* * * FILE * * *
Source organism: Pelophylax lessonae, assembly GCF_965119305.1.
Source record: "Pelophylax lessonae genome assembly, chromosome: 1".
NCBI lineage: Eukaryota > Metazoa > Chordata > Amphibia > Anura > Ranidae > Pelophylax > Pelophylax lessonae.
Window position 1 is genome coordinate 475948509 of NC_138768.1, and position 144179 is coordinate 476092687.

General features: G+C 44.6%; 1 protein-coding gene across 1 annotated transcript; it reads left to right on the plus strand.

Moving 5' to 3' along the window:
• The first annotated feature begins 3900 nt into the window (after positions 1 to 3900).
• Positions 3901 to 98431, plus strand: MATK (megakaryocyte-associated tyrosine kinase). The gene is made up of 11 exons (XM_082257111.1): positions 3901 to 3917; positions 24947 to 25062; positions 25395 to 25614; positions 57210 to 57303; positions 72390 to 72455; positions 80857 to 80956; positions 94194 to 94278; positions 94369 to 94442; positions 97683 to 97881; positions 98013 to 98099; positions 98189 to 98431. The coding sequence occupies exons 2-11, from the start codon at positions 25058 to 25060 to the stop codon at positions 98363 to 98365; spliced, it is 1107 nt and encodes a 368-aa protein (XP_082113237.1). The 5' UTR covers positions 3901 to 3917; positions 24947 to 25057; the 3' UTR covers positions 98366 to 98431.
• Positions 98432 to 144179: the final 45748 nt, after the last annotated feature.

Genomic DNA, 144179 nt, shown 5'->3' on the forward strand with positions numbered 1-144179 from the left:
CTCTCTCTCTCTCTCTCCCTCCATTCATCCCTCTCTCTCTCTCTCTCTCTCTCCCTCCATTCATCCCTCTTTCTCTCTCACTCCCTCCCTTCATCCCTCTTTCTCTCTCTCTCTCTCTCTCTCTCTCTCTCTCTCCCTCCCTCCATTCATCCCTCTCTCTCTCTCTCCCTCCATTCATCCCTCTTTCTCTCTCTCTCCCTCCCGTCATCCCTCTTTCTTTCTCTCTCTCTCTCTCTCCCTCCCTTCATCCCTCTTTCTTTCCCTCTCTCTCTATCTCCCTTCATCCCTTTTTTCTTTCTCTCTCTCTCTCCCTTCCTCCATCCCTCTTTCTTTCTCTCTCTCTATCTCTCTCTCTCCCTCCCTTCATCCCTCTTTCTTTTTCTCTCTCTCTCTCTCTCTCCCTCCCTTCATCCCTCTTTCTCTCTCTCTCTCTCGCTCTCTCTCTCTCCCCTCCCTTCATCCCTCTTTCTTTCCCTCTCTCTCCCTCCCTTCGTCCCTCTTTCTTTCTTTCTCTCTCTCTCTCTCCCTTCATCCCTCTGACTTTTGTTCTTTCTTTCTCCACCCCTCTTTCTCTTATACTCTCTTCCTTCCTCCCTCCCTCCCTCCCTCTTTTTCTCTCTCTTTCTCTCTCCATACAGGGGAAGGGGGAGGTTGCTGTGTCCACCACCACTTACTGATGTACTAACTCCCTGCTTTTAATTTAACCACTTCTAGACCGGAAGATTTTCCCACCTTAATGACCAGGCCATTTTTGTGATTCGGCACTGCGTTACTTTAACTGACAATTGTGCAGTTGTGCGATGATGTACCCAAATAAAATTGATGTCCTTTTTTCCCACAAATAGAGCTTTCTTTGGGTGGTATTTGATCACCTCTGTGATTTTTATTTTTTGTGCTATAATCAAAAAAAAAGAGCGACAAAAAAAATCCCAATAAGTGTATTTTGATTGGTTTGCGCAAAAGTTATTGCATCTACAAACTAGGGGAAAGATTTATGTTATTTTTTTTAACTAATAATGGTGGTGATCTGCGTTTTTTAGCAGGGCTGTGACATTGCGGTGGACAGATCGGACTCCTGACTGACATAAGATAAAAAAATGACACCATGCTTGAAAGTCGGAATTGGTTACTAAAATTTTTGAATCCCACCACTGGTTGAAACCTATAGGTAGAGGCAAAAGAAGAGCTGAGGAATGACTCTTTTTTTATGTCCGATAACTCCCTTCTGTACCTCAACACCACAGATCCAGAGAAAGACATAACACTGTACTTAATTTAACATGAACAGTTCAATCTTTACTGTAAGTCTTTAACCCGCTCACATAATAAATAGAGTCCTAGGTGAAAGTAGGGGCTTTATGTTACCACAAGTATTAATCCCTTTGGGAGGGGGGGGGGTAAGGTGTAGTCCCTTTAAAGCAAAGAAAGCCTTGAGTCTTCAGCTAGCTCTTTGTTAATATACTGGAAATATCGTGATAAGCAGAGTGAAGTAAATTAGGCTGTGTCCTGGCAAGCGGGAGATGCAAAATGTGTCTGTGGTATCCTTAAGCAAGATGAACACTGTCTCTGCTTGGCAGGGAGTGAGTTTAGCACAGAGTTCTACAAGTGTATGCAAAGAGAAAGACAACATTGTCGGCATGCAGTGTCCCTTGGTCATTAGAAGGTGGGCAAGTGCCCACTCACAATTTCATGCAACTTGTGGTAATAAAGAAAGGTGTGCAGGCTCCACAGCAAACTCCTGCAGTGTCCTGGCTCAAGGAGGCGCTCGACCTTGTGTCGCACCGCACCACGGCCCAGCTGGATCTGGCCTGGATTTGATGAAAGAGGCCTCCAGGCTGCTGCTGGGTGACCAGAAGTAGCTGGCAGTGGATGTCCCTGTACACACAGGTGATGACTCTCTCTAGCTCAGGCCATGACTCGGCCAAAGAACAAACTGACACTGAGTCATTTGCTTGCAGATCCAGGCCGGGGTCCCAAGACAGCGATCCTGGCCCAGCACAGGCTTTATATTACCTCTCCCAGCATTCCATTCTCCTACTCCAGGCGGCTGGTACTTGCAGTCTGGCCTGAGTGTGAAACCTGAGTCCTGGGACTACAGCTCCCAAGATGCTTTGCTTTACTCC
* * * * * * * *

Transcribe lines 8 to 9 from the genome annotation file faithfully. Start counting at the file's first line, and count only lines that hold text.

• Positions 3901 to 98431, plus strand: MATK (megakaryocyte-associated tyrosine kinase). The gene is made up of 11 exons (XM_082257111.1): positions 3901 to 3917; positions 24947 to 25062; positions 25395 to 25614; positions 57210 to 57303; positions 72390 to 72455; positions 80857 to 80956; positions 94194 to 94278; positions 94369 to 94442; positions 97683 to 97881; positions 98013 to 98099; positions 98189 to 98431. The coding sequence occupies exons 2-11, from the start codon at positions 25058 to 25060 to the stop codon at positions 98363 to 98365; spliced, it is 1107 nt and encodes a 368-aa protein (XP_082113237.1). The 5' UTR covers positions 3901 to 3917; positions 24947 to 25057; the 3' UTR covers positions 98366 to 98431.
• Positions 98432 to 144179: the final 45748 nt, after the last annotated feature.